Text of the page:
Pathophys of MI and Infarction Flashcards Preview

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Flashcards in Pathophys of MI and Infarction Deck (58):
1

What determines myocardial O2 demand?

-Wall Tension
-HR
-Contractility

2

What determines myocardial O2 supply?

-Coronary blood flow (diastolic perfusion P, coronary vasc resistance)
-O2 carrying cap of blood

3

What is coronary flow reserve (CFR)?

Coronary flow reserve=maximal coronary blood flow/resting CBF
-->ie the maximum inc in blood flow through the coronary arteries above the normal resting volume

4

What is reactive hyperemia?

Transient increase in blood flow that occurs during a brief period of ischemia

5

What happens to the CFR in stenosis?

It decreases. The vessels maintain normal resting CBF by dilating to a greater degree at rest. When an inc in demand occurs, they cannot dilate as much in response now. This lowers the max CBF and also decreases the CFR.

6

What are the biochemical effects of ischemia?

-Decrease in O2 means dec in ox phos so cells use glucose. (remember FA ox is the preferred mech of energy production in the heart)

7

What happens to the sarcolemma if ATP stores fall?

If they fall <30%, there is irrev injury to sarcolemma resulting in cell death, Na accumulation and calcium depletion

8

What layer of the heart is most vulnerable to ischemia and why?

Subendocardium
-Intramural compressive forces inc resistance on these vessels
-Autoregulation is more effective in the epicardium

9

What are the electrophysiologic effects of ischemia?

-Sarcolemma integrity is disrupted
-Na/K ATPase fails
-extracellular K+ levels rise as do intracellular Na+ levels
-Ca/H+ exchange leads to acidosis

10

What are the consequences of the electrophys effects of ischemia?

Reductions in:
-Resting potential
-Phase 4 upstroke
-AP amplitude and duration
-Conduction velocity

11

What causes ST segment depression?

The voltage gradient between normal and ischemic zones lead to current flow between these regions (toward the inner subendo layer) causing ST segment depression in the ECG opposite the area of ischemia

12

What are the mechanical effects if ischemia?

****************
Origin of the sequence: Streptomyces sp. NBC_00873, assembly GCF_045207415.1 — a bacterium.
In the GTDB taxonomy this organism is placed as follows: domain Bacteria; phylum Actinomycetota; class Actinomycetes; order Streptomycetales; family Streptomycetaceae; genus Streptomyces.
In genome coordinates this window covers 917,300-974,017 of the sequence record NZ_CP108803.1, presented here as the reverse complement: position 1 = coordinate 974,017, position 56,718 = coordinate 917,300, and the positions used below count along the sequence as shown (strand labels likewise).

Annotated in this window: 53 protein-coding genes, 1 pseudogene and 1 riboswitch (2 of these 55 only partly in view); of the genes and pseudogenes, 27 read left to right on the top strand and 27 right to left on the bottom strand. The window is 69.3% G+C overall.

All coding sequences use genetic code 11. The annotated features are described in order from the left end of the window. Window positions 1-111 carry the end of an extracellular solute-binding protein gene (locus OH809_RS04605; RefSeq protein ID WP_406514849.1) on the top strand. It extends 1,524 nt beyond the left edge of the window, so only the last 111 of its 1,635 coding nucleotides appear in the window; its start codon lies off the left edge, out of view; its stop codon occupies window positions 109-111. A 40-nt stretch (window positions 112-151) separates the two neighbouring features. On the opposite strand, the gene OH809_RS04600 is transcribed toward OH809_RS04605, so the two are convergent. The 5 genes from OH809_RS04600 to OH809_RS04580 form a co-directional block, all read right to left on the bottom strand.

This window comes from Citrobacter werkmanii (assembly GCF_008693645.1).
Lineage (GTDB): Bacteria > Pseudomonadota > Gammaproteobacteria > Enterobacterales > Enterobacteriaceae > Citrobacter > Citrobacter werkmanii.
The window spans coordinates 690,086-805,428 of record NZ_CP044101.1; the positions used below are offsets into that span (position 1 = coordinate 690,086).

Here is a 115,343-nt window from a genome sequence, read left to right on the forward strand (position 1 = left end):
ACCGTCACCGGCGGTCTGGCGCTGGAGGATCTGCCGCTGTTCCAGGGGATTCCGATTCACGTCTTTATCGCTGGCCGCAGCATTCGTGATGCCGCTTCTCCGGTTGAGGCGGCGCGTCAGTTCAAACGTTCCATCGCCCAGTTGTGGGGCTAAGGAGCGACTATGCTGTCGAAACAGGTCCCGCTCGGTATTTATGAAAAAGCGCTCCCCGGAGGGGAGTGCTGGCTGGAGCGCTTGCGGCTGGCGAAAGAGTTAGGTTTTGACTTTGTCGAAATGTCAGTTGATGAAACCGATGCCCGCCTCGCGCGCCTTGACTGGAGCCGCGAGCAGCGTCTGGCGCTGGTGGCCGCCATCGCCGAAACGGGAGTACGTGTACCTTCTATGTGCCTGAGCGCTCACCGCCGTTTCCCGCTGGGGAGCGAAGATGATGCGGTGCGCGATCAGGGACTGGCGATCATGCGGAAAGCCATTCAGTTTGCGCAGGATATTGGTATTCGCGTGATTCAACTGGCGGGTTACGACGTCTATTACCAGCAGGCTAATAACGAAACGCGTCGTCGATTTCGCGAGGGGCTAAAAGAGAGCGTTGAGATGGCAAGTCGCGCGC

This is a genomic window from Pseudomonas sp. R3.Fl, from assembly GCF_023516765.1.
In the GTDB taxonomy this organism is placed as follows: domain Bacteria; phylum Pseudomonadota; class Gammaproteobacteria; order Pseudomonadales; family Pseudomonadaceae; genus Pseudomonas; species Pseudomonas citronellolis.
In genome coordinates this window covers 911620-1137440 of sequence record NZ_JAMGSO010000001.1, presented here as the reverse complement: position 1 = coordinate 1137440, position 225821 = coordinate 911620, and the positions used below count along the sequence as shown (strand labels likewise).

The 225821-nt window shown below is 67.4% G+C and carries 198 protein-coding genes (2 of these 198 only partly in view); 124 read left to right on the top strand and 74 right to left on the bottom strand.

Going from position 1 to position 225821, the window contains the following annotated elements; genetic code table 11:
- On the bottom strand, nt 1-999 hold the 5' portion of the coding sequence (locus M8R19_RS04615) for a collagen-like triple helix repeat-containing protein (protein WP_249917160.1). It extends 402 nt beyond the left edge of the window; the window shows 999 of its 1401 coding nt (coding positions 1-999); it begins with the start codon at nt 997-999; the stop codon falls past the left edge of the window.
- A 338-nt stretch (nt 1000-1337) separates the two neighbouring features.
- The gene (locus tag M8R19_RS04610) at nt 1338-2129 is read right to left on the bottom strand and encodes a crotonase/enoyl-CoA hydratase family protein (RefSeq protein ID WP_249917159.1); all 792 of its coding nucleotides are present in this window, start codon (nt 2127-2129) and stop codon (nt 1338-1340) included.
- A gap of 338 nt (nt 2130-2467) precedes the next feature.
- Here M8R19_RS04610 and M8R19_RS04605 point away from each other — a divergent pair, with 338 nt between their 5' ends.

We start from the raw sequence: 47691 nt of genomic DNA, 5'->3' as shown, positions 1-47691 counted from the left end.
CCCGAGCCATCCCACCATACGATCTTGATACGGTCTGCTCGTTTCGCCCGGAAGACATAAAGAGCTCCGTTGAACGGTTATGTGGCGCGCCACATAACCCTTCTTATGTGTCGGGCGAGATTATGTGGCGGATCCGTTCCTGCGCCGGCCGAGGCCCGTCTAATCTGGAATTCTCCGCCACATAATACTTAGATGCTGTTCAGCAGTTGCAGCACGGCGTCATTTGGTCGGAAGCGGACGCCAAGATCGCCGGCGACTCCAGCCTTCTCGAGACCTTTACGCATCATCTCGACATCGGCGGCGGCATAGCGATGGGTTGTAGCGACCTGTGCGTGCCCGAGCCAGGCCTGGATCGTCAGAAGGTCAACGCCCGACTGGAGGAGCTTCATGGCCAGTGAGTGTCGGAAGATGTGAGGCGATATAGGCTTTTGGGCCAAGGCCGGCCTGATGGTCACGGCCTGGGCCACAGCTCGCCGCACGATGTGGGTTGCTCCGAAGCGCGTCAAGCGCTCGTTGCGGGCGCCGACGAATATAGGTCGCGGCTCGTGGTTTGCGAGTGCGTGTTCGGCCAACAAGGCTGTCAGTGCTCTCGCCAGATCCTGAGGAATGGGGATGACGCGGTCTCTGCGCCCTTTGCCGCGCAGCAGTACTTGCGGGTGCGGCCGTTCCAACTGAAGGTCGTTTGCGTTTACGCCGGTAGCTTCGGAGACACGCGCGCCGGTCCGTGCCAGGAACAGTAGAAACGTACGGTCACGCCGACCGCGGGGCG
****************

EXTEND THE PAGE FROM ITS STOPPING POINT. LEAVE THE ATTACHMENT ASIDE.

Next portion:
Diastolic effects:
-Impaired active relaxation in early diastole-->regional stiffness, higher EDP, impaired vent filling
-Very sensitive to ischemia, early measure
-->remember diastole is an active process where isovol relaxation req energy to re-sequester Ca2+

Systolic effects:
-Contractile forces dec proportionally to dec in O2 flow due to impaired Ca2+ fxn

13

Where on the P/V curve does diastolic ischemia shift it?

Up/Left (more P req for less vol, due to inc end diastolic Ps)

14

Where on the P/V curve does systolic ischemia shift it?

Down/Right (decreased contractility, higher vol produces lower P)

15

What is hypokineses?

dec capacity for contraction
-->in adjascent areas

16

What is akinesis

Absence of contraction

17

What is dyskinesis

Bulging of ischemic area that occurs as a result of dec capacity for contraction (spastic). Contraction during diastole, relaxation during systole. Increases incidence of aneurysms
-->in central zone

18

compensatory hyperkinesis

due to adrenergic stimulation and starling mech, everything else kicks into high gear to maintain CO

19

What is infarction?

Irreversible cell death

20

What is stunning?

Tissue is reperfused after acute ischemia before the cells die. Eventually, contractile fxn can be restored, but this can take a while. Prolonged period of contractile dysfxn that will eventually recover is labeled as stunned tissue

-->accumulation of toxins, altered ca uptake

21

Hibernation

Chronic hypoperfusion that leads to contractile dysfxn, but that can also be repaired by fully restoring perfusion.
-Occurs with severe CAD impairing resting coronary blood flow, non-acute

Note a heart can have elements of both hibernating and stunning

22

What is angina?

Chest discomfort produced by ischemia due to anaerobic byproducts effects on cervicothroacic receptors
-->chest tightness radiating to left arm, neck and jaw

23

What is stable angina?

Chronic transient and demand related

24

What is unstable angina?

Often a progression from stable. Angina occurs more often . Usually result of sudden change in atherosclerotic plaque that more severely occludes the vessel.